His first collection of verse, Dvacet deka něžností (Half a Pound of Tenderness), updates the chiefly Ginsbergian origins of beatnik poetics and seeks to sketch out new perspectives for a poetry that, in the mid-1950s, arrived with an aesthete’s programme of individual revolt against all civilization. In Shock, a Naturalistic and occasionally obscene portrayal of the crude stage-set of the world and the age mingles with ecstatic visions and Rimbaldian waking dreams, forming a mosaic in praise of the enigmatic quality of everyday things and the sacral beauty of ‘ordinary’ reality. But instead of Ginsberg’s praise for the supernatural sanctity and kindness of the soul, Shock pinpoints, as cynic and black humorist, motifs of the deification of the body and human physicality, while also capturing a sense of ‘being beaten’, defeated by life and predestined for ‘outsiderdom’. With the collection Dvakrát opakované ňadro (Twice-repeated Breast) Shock distances himself from the world even more, taking inspiration from the poetic ethos of nihilism and the radical artistic techniques introduced by the Dadaists in Zurich in 1916. Fortunately, Shock’s resuscitation of avant-garde aesthetics, which had mirrored the absurdity of the wartime and post-war world in the total destruction of poetic form and content, denying everything that poetry had created over the centuries, is not bogged down in the futility of revolt for revolt’s sake. The words that Shock plucks from Tristan Tzara’s hat or, like Hans Arp, randomly marks in the newspaper, discover the ‘lost presence of mind / in the delights of a single moment’, and the poet sets out in their company on an ’emotion-laden voyage in tenderness’. Paradoxically, the resultant image acquires order, specifically in the form of an intense amorous diction, which permeates the entire collection and relieves the primary absurdity of the texts. Dvakrát opakované ňadro is the work in which the poet stabilizes and defines the basic motif of his later writing: an unrestrained, all-consuming longing for the absolute woman, a Dalíesque Gradiva rediviva, André Breton’s Nadja and even a Baudelairean ‘princess of vice’, an ‘impure woman’. Indeed, it is to the inheritance of Charles Baudelaire and his Petits poemes en prose that Shock dedicates his third book, the very title of which paraphrases the name of the French post-Romantic and the title of his life’s work: Karel Bodlák – Květy bodláčí (Charles Thistle – Thistles´ Bloom). Shock’s thirty poems in prose focus on qualities of the diction itself, its aesthetic dimension. But whereas Baudelaire’s compelling linguistic stylization conceals an authentic confession – the poetic transposition of life’s experience into literature -, Shock constructs his pointed s tories from numerous references to the repertoire of motifs found in such frenetic Romantics as Borel and Nerval, the moralizing libertine de Sade and the pre-Surrealist Lautréamont. The world of the Karel Bodlák – Květy bodláčí is a fantastical world that manifests a boundless freedom of mind and body, but also a world that is loud in its disillusionment and shocking in its morbidity. The central character Bodlák is a prototypically Decadent and nihilist kinsman of Huysmans’s des Esseintes, who ‘all his life has celebrated purely crystalline Evil'; his femme fatale is a syphilitic courtesan and life itself is portrayed in Karel Bodlák – Květy bodláčí as the ultimate punishment. All Shock’s preceding poetics are summarized in the little volume Negropolis aneb Irracionálno dobyto! (Negropolis or, The Irrational Conquered!), a map of the poet’s journey from unbridled grotesque to compact and melancholy existent ial drama, at the end of which the author’s Gradiva rediviva still shines forth as the ‘blossom of eternal inspiration’.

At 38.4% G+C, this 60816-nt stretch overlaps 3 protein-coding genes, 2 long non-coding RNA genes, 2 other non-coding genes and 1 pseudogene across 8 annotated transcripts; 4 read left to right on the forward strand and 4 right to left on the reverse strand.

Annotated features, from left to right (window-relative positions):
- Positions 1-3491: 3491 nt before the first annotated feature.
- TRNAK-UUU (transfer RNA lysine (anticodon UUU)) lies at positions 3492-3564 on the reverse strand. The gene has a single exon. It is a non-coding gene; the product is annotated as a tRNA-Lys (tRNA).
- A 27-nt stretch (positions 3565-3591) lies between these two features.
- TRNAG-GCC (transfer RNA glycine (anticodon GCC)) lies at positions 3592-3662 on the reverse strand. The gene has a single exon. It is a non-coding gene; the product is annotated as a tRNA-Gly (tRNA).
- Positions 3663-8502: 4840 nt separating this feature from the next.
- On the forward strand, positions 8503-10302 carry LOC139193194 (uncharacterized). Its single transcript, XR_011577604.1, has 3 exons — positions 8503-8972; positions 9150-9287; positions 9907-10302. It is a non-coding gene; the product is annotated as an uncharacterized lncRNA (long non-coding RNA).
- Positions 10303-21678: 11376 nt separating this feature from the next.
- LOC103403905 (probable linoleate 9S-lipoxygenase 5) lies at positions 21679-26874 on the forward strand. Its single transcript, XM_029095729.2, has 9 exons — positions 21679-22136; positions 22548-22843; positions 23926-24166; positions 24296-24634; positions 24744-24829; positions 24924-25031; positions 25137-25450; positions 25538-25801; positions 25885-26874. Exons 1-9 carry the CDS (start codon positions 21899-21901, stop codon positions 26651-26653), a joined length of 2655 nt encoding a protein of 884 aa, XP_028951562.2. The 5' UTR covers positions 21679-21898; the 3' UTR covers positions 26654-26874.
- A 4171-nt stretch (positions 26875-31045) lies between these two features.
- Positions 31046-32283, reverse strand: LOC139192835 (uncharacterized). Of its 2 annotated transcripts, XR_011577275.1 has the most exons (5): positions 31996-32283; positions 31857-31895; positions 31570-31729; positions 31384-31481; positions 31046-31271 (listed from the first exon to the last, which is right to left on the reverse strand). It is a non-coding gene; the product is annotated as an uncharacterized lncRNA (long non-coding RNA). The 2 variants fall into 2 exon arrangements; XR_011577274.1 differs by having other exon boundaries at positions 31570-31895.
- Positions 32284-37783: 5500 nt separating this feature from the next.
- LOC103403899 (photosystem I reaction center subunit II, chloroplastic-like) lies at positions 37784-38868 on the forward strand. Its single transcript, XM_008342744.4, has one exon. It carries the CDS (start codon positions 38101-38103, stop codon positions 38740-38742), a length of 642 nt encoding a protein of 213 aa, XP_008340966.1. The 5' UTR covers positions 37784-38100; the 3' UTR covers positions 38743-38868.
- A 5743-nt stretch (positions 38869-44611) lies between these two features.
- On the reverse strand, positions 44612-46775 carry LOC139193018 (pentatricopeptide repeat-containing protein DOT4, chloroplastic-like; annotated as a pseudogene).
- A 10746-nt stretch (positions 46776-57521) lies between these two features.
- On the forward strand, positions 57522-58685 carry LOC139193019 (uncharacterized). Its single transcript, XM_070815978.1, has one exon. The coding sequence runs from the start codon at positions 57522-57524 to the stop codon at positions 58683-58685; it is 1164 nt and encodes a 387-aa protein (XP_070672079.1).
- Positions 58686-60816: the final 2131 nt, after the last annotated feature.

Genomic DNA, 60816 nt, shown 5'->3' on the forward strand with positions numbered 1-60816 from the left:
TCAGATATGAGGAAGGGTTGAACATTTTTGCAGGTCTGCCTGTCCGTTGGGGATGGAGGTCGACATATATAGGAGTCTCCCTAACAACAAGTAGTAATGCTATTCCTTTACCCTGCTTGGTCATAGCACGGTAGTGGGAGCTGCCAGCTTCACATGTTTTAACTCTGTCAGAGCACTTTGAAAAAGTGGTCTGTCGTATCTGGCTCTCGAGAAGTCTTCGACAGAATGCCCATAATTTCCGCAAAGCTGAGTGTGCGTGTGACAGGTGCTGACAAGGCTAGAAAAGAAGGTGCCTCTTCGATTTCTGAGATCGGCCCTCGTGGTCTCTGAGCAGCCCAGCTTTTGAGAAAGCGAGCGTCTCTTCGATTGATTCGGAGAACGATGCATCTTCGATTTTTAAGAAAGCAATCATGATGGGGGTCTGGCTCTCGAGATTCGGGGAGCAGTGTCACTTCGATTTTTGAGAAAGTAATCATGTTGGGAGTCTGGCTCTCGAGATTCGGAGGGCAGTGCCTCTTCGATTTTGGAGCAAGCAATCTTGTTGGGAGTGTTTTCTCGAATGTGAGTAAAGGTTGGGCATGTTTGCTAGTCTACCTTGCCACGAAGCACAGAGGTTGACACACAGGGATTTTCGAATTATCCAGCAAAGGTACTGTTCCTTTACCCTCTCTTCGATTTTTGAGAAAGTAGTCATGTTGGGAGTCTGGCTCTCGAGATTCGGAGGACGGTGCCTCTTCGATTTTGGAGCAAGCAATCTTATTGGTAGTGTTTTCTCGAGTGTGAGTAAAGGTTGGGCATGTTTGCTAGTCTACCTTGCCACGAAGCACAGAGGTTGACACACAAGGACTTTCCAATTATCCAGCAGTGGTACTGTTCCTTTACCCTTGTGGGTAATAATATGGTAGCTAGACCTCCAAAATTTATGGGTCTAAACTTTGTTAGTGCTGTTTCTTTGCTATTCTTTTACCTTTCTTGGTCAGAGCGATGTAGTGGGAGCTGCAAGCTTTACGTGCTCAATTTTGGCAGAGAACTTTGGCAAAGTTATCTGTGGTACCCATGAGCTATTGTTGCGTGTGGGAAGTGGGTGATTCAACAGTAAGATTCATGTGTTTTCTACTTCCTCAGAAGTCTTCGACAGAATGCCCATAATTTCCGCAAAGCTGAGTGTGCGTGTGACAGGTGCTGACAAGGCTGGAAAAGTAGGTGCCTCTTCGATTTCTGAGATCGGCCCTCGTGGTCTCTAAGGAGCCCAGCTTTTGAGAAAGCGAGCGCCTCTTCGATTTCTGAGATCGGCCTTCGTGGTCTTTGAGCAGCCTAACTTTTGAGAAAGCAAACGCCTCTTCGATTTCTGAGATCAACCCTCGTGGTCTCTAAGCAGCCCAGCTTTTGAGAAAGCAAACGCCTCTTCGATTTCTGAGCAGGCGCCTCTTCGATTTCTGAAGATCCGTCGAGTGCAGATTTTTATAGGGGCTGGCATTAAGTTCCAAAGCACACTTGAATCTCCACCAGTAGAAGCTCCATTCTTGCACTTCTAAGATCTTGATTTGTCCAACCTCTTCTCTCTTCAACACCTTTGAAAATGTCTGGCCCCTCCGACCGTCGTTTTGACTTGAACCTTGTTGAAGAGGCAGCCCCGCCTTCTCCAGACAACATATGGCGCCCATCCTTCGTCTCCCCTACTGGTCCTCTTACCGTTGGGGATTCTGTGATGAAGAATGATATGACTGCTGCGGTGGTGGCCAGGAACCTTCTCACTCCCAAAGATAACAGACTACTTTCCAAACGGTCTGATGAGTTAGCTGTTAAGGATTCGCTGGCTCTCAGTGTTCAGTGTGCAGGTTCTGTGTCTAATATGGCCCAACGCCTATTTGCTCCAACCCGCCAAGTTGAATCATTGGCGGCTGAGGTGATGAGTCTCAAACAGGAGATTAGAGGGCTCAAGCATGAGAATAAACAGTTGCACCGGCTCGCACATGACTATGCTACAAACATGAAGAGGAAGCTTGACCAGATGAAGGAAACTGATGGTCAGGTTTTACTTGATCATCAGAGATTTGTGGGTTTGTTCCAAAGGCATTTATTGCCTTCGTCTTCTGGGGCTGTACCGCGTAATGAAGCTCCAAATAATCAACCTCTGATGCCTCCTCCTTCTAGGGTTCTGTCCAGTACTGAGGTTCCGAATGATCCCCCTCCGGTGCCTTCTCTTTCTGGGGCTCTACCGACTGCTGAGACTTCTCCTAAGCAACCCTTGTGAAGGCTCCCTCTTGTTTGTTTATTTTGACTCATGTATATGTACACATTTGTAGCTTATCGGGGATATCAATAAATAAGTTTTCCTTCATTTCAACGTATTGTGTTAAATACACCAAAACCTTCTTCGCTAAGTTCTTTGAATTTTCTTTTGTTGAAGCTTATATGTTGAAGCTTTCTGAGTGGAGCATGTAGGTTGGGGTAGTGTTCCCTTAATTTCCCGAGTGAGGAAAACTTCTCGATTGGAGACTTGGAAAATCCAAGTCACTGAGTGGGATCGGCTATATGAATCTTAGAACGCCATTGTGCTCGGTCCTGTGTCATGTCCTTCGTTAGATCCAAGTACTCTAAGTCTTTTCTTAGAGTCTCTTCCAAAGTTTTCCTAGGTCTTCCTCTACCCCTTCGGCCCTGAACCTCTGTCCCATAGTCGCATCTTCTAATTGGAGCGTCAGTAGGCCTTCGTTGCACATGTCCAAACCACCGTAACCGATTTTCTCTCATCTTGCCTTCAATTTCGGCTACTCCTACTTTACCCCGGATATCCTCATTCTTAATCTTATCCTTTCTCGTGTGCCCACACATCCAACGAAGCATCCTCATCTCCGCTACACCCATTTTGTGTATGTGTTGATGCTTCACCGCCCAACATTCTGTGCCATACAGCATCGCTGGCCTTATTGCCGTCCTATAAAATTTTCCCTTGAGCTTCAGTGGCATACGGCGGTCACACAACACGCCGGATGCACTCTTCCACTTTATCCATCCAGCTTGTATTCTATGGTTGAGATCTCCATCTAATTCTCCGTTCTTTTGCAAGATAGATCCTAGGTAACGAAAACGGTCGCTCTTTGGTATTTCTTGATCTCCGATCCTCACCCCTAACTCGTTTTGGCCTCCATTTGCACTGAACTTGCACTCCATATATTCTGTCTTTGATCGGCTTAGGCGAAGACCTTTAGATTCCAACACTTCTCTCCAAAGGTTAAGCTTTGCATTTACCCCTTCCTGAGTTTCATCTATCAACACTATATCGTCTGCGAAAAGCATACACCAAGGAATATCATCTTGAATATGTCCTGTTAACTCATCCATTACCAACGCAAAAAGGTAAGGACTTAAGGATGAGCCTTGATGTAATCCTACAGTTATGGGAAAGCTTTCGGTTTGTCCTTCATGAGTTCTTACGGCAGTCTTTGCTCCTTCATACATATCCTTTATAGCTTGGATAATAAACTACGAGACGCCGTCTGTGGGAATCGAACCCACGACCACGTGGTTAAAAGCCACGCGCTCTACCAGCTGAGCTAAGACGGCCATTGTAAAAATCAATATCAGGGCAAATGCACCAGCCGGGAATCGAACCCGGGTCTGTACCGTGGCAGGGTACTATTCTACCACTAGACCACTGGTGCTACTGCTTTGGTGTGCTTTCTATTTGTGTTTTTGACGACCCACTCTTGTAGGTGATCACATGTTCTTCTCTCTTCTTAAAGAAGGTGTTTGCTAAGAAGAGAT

Last year, the author has added a „light – hearted funerary novelette“ to the collection – Zahradníkův rok na hřbitově (A Gardener´s Year in a Graveyard).